Born and raised in Ethiopia and now living in Canada, for decades she has worked tirelessly to advocate for women and child health around the world as well as economic empowerment for women and marginalized peoples. With a background in, midwifery, economics, global health, and Aromatherapy, she drives social change by advocating for high-quality and accessible sexual and reproductive healthcare for women on a global scale, with a goal of ending gender-based violence.
Her passion for gender equality has led her to spend over 16 years, working with various national and international non-profit organizations on dozens of projects centered on issues of HIV/AIDS prevention, poverty reduction, sexual and reproductive health right, quality of maternal and newborn health, and building community capacity to take action to advance social justice initiatives.
Past community involvement includes the Alberta Community Council for HIV/AIDS, Alberta Health Services, University of Alberta, Alberta Women Entrepreneurs, Laurentian University, Canadian Network for Society Network, Women in Edmonton, World Bank Gender Equality and Diversity in Customs & UN Women- Women’s Economic Empowerment, UNICEF, African Medical Research Foundation, Jpiego- affiliated with Johns Hopkins University, Johns Snow Institute and Ethioaid Canada.
Meseret is a member of multiple UN and World Health Organization programs, where she produces strategies to reinforce the reproductive health components for health sector reform programs in developing countries. She serves as an ambassador for World Pulse, a global network to amplify women as well as an ambassador for the RHEALYZ Global Empowerment Initiative Africa, a Nigerian organization that helps individuals, families, and organizations achieve Sustainable Development Goals. She is also President for Global Humanitarian Community, and Director for End FGM Canada Network.
Prior to relocating to Canada in, Meseret works on Maternal and child health programs particularly on Maternal Child Health and reproductive health rights, where she had the profound pleasure of assisting many marginalized pregnant African women through the amazing journey of pregnancy, childbirth, and new motherhood in Ethiopia. These experiences combined with her lifelong commitment to gender equality and women’s health and well-being led Meseret to found Maternity Today, an international non-profit organization that strengthens women and child health through superior advocacy, research, and education in developing countries.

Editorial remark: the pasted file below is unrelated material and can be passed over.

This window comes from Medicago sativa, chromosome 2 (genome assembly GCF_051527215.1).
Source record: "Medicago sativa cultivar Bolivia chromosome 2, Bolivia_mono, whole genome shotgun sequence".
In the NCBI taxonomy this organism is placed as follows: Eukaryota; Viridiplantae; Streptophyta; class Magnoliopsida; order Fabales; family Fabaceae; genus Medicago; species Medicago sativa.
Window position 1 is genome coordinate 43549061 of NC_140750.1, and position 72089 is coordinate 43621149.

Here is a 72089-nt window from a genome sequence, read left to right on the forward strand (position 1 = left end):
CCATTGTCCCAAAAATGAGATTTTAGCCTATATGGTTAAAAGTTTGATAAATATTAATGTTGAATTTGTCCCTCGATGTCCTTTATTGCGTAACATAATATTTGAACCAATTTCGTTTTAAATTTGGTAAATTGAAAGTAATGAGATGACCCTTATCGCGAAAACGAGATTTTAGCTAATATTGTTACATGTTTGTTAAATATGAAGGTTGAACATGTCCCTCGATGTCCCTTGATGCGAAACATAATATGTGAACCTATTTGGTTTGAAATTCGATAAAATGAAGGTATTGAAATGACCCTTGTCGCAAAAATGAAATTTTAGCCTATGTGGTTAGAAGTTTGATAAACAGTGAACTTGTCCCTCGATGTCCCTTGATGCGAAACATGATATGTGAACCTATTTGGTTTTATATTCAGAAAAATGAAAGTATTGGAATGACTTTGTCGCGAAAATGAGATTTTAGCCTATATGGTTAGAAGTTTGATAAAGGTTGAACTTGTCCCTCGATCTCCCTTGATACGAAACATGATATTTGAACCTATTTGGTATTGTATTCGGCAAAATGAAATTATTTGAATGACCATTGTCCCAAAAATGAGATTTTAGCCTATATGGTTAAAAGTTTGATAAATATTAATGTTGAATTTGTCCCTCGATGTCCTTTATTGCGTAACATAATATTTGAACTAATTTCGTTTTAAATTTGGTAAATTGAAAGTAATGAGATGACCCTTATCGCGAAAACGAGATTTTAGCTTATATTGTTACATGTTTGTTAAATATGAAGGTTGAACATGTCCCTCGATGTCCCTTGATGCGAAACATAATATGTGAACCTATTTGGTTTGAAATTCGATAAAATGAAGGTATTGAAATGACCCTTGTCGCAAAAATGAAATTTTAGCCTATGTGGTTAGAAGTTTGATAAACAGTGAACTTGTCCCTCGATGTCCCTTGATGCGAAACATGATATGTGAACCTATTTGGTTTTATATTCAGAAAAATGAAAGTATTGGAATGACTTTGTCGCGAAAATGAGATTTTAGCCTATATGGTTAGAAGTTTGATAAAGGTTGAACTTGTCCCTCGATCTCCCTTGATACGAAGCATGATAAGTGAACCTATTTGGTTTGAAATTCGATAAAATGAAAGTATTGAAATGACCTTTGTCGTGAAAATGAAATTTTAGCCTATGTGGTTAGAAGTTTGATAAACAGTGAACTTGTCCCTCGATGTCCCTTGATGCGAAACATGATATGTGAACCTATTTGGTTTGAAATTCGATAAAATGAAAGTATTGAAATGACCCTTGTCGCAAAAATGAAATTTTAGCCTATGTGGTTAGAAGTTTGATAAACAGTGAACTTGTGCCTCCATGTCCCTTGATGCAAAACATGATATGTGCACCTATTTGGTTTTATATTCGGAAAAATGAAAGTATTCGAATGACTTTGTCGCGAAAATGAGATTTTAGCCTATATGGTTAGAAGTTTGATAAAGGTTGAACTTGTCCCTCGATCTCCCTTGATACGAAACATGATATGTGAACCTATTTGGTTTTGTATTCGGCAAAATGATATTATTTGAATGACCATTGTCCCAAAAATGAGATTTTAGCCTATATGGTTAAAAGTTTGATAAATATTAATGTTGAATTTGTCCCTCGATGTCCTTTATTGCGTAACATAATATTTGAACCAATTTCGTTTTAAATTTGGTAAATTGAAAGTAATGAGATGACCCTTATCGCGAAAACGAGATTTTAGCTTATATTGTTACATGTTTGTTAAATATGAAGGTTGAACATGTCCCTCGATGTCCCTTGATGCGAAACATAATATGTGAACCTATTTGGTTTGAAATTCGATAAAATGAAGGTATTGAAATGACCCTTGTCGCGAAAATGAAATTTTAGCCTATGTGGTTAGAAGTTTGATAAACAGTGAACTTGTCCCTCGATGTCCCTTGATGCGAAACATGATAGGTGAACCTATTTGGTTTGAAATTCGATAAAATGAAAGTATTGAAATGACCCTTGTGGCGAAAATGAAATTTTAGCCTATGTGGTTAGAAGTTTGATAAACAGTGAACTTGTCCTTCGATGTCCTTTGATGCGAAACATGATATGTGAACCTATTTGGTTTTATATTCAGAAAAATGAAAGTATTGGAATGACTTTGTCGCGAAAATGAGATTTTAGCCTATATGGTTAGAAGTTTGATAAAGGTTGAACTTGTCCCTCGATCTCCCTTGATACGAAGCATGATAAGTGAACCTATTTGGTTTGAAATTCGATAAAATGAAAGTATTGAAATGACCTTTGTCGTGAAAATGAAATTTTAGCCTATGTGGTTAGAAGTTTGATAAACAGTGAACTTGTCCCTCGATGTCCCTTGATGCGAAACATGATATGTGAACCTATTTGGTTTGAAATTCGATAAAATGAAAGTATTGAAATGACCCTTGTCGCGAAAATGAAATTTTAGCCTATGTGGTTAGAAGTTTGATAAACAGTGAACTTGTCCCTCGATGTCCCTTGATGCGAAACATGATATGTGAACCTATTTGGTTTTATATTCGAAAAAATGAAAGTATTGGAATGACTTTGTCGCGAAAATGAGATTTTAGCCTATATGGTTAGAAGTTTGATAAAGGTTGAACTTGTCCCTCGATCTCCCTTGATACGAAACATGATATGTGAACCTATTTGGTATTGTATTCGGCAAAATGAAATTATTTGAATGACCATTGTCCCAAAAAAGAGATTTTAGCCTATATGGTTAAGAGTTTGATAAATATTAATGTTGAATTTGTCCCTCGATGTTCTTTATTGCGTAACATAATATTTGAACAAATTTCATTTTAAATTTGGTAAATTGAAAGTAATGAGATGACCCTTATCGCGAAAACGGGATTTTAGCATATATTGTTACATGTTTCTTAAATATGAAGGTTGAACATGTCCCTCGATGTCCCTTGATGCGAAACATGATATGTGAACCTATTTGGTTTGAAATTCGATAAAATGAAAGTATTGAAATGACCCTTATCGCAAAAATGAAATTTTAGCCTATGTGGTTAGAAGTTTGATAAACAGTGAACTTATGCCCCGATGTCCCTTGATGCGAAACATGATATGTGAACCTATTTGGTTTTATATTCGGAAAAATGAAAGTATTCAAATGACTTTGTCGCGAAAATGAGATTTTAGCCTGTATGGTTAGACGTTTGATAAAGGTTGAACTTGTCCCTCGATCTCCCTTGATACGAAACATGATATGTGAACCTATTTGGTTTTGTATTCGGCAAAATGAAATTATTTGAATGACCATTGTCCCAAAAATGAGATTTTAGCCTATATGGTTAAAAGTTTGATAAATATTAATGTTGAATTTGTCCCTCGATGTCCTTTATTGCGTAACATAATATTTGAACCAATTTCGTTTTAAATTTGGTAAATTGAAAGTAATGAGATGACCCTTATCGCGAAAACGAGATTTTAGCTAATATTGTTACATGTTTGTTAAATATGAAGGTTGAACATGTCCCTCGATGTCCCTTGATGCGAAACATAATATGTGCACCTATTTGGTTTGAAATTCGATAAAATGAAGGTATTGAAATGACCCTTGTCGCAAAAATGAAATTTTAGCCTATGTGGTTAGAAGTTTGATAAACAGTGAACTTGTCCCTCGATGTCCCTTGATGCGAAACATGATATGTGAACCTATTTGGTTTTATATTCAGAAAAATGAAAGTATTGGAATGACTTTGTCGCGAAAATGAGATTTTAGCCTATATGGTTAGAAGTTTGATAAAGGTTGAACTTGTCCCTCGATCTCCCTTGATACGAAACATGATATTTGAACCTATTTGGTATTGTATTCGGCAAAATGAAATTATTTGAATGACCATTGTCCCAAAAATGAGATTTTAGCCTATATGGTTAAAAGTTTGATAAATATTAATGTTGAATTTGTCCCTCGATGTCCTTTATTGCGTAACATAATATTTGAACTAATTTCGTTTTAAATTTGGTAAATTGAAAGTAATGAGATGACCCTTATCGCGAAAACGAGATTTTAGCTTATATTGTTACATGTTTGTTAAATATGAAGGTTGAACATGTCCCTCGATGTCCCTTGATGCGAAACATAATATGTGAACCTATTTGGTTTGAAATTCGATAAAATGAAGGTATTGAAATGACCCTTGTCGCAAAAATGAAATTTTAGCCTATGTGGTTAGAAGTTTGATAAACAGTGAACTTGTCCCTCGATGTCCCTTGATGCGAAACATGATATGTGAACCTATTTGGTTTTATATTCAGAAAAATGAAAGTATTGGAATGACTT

Beyond her social justice and public health involvement, Meseret is also the owner of Nacre Organics, and an advocate with David Suzuki Foundation for the promotion of nontoxic green personal care products, “biodegradable plastic-waste free planet” and zero-waste packaging.
As a health and wellness industry entrepreneur, she is also a program advisor at Algonquin College’s Esthetician and Spa program. Nacre Organics is plant-based wellness and lifestyle brand she launched with her daughter that helps protect, elevate, refresh, relax, moisturize and groom the body and mind. Meseret’s mission is to create exquisite skincare, drawing upon her knowledge of Clinical Aromatherapy and natural skincare formulation, vitality, and wellness.
Nacre organics was born out of her determination to formulate and hand produce skincare with love, made with the finest, raw ingredients for radiant, blissfully youthful, healthy skin. She was also a co-founder of Novigo Natural Skin Care. A percentage of the profits are donated to support domestic violence survivors.